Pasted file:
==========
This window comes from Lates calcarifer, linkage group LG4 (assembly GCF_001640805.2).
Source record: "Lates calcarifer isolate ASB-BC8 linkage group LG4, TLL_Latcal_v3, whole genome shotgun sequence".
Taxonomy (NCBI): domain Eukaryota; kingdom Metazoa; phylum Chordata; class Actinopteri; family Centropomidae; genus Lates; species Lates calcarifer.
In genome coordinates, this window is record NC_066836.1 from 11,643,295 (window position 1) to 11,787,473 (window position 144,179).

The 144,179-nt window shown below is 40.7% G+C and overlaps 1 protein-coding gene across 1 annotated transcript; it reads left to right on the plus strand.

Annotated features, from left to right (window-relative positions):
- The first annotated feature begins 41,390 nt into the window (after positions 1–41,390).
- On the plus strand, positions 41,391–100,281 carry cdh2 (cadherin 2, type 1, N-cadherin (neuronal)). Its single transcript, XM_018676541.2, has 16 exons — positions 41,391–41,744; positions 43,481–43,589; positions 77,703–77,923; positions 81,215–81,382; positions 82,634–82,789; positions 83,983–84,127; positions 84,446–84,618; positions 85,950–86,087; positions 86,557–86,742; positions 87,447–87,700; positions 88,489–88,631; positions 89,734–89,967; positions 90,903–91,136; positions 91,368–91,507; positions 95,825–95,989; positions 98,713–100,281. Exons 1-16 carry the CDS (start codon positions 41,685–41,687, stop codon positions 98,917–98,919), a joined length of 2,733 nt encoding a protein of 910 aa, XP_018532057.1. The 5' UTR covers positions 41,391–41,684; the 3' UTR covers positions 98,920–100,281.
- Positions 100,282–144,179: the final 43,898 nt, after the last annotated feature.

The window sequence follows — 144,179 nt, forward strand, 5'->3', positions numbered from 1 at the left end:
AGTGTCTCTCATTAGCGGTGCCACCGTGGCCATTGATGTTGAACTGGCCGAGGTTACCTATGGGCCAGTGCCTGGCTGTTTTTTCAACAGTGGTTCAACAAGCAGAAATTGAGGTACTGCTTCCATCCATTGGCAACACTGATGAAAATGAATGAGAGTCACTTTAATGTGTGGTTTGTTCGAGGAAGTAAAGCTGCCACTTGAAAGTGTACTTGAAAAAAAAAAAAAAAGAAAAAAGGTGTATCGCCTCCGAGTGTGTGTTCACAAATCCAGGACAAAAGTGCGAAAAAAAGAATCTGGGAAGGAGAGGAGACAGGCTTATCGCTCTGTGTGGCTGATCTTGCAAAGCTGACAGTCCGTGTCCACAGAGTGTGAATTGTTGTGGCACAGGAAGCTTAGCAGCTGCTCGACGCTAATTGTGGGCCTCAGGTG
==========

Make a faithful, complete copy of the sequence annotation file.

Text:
This window comes from Lates calcarifer, linkage group LG4 (assembly GCF_001640805.2).
Source record: "Lates calcarifer isolate ASB-BC8 linkage group LG4, TLL_Latcal_v3, whole genome shotgun sequence".
Taxonomy (NCBI): domain Eukaryota; kingdom Metazoa; phylum Chordata; class Actinopteri; family Centropomidae; genus Lates; species Lates calcarifer.
In genome coordinates, this window is record NC_066836.1 from 11,643,295 (window position 1) to 11,787,473 (window position 144,179).

The 144,179-nt window shown below is 40.7% G+C and overlaps 1 protein-coding gene across 1 annotated transcript; it reads left to right on the plus strand.

Annotated features, from left to right (window-relative positions):
- The first annotated feature begins 41,390 nt into the window (after positions 1–41,390).
- On the plus strand, positions 41,391–100,281 carry cdh2 (cadherin 2, type 1, N-cadherin (neuronal)). Its single transcript, XM_018676541.2, has 16 exons — positions 41,391–41,744; positions 43,481–43,589; positions 77,703–77,923; positions 81,215–81,382; positions 82,634–82,789; positions 83,983–84,127; positions 84,446–84,618; positions 85,950–86,087; positions 86,557–86,742; positions 87,447–87,700; positions 88,489–88,631; positions 89,734–89,967; positions 90,903–91,136; positions 91,368–91,507; positions 95,825–95,989; positions 98,713–100,281. Exons 1-16 carry the CDS (start codon positions 41,685–41,687, stop codon positions 98,917–98,919), a joined length of 2,733 nt encoding a protein of 910 aa, XP_018532057.1. The 5' UTR covers positions 41,391–41,684; the 3' UTR covers positions 98,920–100,281.
- Positions 100,282–144,179: the final 43,898 nt, after the last annotated feature.

The window sequence follows — 144,179 nt, forward strand, 5'->3', positions numbered from 1 at the left end:
AGTGTCTCTCATTAGCGGTGCCACCGTGGCCATTGATGTTGAACTGGCCGAGGTTACCTATGGGCCAGTGCCTGGCTGTTTTTTCAACAGTGGTTCAACAAGCAGAAATTGAGGTACTGCTTCCATCCATTGGCAACACTGATGAAAATGAATGAGAGTCACTTTAATGTGTGGTTTGTTCGAGGAAGTAAAGCTGCCACTTGAAAGTGTACTTGAAAAAAAAAAAAAAAGAAAAAAGGTGTATCGCCTCCGAGTGTGTGTTCACAAATCCAGGACAAAAGTGCGAAAAAAAGAATCTGGGAAGGAGAGGAGACAGGCTTATCGCTCTGTGTGGCTGATCTTGCAAAGCTGACAGTCCGTGTCCACAGAGTGTGAATTGTTGTGGCACAGGAAGCTTAGCAGCTGCTCGACGCTAATTGTGGGCCTCAGGTG